Bayonne will release his debut album early next year on Mom+Pop Music, the label home to Flume, Andrew Bird, Courtney Barnett and more. This week Zane Lowe dropped the first track from the record on his show on Apple’s Beats 1, with the music tastemaker giving the new song “Spectrolite” his official stamp of approval.
Only last night Bayonne opened for Neon Indian in Dallas and will then head to CA next week for his first set of west coast dates. From there he will head to New York playing CMJ, some of the shows are listed below and the full lineup will be posted shortly. November sees Bayonne back to the west coast opening for Toro Y Moi as part of Red Bull Sound Select’s 30 Days in LA festival and then back home to Austin for Fun Fun Fun Festival.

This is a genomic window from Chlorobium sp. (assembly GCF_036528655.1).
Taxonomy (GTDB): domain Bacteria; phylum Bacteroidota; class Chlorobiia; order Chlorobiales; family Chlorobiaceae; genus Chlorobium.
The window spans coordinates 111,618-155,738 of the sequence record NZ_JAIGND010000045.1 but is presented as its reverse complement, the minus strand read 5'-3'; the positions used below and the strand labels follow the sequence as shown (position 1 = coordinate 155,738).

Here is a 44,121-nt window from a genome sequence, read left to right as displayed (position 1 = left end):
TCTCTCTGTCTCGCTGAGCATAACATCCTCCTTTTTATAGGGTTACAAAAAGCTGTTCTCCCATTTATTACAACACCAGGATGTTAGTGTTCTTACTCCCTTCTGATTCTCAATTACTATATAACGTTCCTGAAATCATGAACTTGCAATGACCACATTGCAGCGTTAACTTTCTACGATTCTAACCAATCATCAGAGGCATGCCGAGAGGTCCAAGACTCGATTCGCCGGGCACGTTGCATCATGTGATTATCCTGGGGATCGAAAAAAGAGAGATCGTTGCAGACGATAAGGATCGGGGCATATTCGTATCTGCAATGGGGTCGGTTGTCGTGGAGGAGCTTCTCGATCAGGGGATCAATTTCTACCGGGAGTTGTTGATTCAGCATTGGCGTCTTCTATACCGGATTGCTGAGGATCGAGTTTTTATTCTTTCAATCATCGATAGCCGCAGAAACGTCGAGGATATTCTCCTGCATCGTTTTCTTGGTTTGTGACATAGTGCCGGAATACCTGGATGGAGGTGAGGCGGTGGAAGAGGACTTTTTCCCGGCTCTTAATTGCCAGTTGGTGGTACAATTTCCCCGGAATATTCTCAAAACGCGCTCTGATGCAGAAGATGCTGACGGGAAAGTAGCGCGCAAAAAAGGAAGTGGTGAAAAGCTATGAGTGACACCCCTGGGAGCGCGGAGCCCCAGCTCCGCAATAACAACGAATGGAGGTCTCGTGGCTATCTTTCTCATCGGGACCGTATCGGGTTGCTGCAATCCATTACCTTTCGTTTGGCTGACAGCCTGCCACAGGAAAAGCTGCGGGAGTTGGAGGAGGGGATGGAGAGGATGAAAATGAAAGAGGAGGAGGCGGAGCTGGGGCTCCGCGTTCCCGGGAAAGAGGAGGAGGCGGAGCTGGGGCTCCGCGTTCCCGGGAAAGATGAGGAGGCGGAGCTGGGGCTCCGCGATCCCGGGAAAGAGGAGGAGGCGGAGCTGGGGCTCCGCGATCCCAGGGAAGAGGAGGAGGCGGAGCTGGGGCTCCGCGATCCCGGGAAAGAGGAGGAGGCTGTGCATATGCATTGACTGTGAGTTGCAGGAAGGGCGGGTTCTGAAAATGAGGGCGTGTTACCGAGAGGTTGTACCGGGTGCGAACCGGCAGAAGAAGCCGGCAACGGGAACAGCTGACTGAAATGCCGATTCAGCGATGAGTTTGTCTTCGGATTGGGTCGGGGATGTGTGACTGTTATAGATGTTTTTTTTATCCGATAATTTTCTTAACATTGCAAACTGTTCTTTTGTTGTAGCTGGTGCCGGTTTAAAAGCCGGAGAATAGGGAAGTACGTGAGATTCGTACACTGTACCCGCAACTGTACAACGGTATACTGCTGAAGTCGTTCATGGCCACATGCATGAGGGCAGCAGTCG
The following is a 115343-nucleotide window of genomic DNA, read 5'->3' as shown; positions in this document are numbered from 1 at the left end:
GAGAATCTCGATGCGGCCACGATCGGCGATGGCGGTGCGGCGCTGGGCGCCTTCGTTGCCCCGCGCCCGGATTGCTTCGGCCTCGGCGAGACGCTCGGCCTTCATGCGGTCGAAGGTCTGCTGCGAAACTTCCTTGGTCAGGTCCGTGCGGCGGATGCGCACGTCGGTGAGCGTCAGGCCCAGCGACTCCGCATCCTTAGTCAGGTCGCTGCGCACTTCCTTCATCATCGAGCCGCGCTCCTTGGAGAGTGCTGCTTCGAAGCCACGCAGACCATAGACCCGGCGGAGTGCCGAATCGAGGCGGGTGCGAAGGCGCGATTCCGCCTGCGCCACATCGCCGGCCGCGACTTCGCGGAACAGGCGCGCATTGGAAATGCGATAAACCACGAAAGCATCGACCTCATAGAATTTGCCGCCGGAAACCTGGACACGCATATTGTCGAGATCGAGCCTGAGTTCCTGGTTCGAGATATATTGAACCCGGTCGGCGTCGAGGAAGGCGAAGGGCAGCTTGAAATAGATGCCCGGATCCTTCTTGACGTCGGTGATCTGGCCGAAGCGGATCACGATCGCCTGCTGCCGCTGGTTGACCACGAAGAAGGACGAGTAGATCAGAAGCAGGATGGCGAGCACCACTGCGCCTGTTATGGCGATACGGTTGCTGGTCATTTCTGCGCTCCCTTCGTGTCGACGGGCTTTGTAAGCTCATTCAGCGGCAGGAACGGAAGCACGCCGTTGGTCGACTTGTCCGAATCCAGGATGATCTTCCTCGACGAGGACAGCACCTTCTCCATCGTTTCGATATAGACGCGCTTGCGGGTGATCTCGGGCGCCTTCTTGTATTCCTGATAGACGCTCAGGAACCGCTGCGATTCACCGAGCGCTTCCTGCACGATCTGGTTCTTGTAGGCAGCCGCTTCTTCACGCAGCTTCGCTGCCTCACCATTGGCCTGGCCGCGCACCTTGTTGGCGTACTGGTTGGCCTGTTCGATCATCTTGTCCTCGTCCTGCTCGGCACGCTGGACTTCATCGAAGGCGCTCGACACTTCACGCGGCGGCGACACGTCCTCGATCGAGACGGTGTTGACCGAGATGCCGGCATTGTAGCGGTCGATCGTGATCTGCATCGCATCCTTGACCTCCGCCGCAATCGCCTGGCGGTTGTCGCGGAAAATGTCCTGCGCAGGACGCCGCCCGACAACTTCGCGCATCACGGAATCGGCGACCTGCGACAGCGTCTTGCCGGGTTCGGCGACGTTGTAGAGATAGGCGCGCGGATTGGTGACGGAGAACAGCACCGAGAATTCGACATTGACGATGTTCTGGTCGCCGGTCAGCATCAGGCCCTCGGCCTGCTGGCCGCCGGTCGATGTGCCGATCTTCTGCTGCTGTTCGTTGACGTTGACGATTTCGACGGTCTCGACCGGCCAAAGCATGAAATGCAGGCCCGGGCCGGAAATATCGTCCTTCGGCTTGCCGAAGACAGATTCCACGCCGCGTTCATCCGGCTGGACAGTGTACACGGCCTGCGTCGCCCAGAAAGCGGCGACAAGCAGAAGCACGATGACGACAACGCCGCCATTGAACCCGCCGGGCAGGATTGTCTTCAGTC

Sellers’ journey to Bayonne began when he was two years old, situated in front of Eric Clapton Unplugged at his home in TK. “I’d just watch it over and over again,” he laughs. “I would get paint cans and bang on them, trying to imitate what I saw in the video. My parents got me a drum set when I was 6 years old and I became obsessed. I wanted to be Phil Collins for so many years as a child. He was my hero. I feel like you can hear that a lot in my music, that big drum sound, because so much of the way I play was learned from Phil Collins.” Though Sellers studied classical piano as a child and music theory in college, rather than developing his skill, he found both to be deadening. “It became homework,” he says. “It made me come home and not want to write. That’s not at all how I’d thought about music — it had always been something fun — almost like a kind of therapy. It was an escape, not a chore.”